eDiscovery Daily Blog
No New Trial for Defendant After Carpenter Ruling Because of “Good-Faith” Exception: eDiscovery Case Law
In U.S. v. Leyva, No. 16-cr-20723 (E.D. Mich. Nov. 26, 2018), Michigan District Judge Mark A. Goldsmith, while acknowledging that the ruling in Carpenter v. United States (which held that the government must obtain a warrant before acquiring cell site location information (“CSLI”)) “applies retroactively” to the defendant’s case, ruled that “the question of whether a constitutional right is retroactive is distinct from the question of whether an individual is entitled to a remedy from any constitutional violation”. Citing the “good-faith” exception, where law enforcement acts in good faith in obtaining evidence that is ultimately found to have been obtained in violation of an individual’s constitutional rights, Judge Goldsmith denied the defendant’s motion for a new trial on the basis of Carpenter.
The defendant was charged with conspiracy to possess, and attempted possession of, heroin. At her trial, the Government introduced, among other evidence, location information from three cell phones. The CSLI evidence showed that two of the phones traveled between Detroit and Columbus in late October 2016, and that the other phone traveled between Michigan and Texas in spring 2016. The Government used this evidence in an attempt to show that Leyva was participating in a drug-trafficking conspiracy and the jury returned its verdict on June 7, 2018, finding the defendant guilty on both counts.
After the Supreme Court ruling in Carpenter on June 22, 2018, the defendant then filed an instant motion pursuant to Federal Rule of Criminal Procedure 33(a), arguing that the CSLI evidence introduced at her trial was inadmissible and, therefore, a new trial was required.
Judge Goldsmith noted that “The parties do not dispute that the warrantless search of Leyva’s cell phone records violated her Fourth Amendment rights. Evidence obtained in violation of an individual’s Fourth Amendment rights may be subject to exclusion at trial. However, because “`exclusion exacts a heavy toll on both the judicial system and society at large,’ not all violations of the Fourth Amendment result in the exclusion of evidence.” United States v. Fisher.”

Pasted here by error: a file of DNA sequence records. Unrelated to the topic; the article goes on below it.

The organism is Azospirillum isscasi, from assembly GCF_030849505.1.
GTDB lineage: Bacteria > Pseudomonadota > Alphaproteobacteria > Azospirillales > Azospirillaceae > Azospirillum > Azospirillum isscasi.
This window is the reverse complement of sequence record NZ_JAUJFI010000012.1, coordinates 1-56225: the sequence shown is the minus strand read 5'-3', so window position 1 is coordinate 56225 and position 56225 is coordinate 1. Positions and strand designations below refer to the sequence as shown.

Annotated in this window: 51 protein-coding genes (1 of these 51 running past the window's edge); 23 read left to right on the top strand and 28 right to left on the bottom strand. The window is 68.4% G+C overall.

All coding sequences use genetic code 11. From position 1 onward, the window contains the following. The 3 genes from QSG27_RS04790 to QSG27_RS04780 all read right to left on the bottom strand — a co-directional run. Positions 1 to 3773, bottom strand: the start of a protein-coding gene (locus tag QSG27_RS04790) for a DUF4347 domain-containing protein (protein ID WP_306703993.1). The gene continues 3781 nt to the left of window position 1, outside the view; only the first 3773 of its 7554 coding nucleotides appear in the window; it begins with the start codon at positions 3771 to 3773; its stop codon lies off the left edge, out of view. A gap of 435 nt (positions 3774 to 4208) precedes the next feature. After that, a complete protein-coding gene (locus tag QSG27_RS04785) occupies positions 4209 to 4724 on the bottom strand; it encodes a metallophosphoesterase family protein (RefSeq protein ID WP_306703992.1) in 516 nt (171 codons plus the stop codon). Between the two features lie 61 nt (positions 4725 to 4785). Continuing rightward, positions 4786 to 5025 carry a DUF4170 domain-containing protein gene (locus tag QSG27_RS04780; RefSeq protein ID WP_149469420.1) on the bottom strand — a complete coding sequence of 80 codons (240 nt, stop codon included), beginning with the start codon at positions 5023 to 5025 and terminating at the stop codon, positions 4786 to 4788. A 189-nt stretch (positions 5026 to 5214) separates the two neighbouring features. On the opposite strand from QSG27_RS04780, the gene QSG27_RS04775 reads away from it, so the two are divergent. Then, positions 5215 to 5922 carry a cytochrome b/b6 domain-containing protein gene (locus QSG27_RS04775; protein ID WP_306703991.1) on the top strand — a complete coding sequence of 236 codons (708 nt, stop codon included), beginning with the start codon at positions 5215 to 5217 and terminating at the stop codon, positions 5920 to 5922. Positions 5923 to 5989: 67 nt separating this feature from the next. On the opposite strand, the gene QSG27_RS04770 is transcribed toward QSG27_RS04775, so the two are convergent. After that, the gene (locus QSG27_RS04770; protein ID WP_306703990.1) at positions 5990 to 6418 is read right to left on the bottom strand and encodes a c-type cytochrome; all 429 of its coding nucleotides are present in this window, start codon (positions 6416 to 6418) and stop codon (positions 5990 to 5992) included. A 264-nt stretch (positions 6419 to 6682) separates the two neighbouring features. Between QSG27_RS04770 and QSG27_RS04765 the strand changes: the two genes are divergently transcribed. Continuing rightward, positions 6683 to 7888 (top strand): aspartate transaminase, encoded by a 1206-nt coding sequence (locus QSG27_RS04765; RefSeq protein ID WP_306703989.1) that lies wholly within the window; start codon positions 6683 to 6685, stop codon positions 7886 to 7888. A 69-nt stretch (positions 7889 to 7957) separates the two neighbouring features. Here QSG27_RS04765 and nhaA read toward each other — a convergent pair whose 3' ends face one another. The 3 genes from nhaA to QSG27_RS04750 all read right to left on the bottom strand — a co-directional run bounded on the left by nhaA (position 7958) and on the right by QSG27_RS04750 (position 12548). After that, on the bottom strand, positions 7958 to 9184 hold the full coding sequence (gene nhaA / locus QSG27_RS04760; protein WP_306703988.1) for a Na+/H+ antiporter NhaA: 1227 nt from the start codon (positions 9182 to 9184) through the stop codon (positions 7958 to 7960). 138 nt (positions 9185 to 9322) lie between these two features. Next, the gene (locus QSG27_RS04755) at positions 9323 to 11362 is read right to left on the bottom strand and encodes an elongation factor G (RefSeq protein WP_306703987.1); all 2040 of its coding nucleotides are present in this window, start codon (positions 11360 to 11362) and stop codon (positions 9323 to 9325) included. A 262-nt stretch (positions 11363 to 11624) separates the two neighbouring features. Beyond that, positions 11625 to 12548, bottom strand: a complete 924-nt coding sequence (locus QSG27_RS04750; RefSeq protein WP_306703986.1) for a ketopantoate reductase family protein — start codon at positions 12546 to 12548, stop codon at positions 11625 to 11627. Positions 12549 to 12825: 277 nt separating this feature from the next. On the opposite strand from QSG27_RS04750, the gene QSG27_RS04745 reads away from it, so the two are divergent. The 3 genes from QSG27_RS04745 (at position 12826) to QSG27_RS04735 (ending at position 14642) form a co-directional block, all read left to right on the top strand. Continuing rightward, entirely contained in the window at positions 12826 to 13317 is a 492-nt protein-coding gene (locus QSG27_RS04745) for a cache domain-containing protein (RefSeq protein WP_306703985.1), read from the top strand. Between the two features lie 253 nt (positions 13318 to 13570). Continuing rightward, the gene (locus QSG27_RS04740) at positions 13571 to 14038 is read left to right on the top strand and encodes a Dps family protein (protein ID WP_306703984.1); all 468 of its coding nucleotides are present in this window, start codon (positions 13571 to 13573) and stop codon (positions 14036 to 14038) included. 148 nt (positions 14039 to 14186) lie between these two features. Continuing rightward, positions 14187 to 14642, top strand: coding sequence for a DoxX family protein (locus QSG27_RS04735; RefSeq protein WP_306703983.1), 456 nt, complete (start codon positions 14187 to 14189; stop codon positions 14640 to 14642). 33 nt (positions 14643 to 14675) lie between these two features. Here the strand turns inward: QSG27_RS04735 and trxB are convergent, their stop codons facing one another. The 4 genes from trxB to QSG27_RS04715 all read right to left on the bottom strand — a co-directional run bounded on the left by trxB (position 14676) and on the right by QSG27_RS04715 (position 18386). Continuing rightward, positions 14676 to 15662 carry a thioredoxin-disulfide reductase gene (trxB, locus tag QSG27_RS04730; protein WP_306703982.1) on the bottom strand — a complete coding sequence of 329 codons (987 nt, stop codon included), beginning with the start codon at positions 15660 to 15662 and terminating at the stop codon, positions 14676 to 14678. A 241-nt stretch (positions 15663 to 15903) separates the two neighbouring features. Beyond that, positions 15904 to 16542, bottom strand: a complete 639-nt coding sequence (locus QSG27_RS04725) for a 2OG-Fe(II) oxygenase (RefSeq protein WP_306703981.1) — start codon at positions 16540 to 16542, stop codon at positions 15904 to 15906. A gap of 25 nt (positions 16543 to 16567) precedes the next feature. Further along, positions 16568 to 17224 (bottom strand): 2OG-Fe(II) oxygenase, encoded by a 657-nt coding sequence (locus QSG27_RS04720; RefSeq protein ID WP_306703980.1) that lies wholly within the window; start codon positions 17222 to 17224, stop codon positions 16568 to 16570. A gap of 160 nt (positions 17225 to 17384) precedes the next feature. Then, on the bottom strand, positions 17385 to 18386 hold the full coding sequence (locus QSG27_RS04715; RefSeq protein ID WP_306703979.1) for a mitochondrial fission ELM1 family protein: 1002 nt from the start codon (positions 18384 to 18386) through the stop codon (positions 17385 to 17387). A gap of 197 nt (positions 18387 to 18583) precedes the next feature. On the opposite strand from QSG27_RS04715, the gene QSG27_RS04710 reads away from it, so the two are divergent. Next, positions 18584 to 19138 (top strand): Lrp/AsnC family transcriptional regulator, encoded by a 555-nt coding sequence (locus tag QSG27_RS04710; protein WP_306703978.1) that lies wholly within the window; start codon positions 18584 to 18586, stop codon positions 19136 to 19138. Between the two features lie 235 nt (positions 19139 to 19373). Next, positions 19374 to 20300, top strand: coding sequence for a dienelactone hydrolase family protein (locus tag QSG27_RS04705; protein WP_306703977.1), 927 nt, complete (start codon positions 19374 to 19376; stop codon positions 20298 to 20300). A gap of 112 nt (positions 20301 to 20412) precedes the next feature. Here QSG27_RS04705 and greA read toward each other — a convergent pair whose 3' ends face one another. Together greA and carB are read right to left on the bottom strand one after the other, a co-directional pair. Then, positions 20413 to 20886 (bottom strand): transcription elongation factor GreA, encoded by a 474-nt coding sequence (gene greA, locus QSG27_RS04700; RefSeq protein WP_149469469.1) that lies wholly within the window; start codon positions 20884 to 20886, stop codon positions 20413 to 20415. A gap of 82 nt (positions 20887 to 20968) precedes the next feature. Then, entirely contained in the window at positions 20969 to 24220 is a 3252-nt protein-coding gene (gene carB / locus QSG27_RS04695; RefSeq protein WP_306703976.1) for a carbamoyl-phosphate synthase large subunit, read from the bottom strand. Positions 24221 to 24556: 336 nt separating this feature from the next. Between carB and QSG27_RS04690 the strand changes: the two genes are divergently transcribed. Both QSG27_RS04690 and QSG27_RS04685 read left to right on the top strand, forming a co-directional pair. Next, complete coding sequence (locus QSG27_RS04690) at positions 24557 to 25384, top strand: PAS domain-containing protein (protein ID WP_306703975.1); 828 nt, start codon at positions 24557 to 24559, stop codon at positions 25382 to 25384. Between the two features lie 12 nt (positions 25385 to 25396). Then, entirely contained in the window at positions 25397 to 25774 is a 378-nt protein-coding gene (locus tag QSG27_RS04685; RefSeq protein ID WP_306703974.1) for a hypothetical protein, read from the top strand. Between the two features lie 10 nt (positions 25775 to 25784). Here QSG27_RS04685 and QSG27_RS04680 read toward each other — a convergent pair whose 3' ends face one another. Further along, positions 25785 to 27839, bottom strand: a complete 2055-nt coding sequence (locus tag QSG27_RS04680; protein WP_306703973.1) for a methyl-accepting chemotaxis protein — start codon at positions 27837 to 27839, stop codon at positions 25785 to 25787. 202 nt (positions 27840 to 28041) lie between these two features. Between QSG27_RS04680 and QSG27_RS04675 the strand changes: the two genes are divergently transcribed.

Judge Goldsmith continued: “One exception to the exclusionary rule is the “good-faith” exception, where law enforcement acts in good faith in obtaining evidence that is ultimately found to have been obtained in violation of an individual’s constitutional rights. The Supreme Court has ‘said time and again that the sole purpose of the exclusionary rule is to deter misconduct by law enforcement.’”
Judge Goldsmith stated that “Leyva argues that Carpenter should be applied retroactively to her case, citing Linkletter v. Walker, 381 U.S. 618 (1965) and Griffith v. Kentucky, 479 U.S. 314 (1987). The Court agrees that Carpenter applies retroactively to her case. But the question of whether a constitutional right is retroactive is distinct from the question of whether an individual is entitled to a remedy from any constitutional violation.” Noting that “the Government argues that it relied on the then-valid SCA, as well as the Sixth Circuit’s decision in United States v. Carpenter, 819 F.3d 880 (6th Cir. 2016), in obtaining the CSLI for the three cell phones. It contends that the good-faith exception should apply to permit the introduction of this evidence at Leyva’s trial”, Judge Goldsmith stated “The Court agrees” and denied the defendant’s motion for a new trial.
So, what do you think? Should the “good-faith” exception enable CSLI evidence acquired before the SCOTUS Carpenter ruling to remain admissible? Please let us know if any comments you might have or if you’d like to know more about a particular topic.
Case opinion link courtesy of eDiscovery Assistant.
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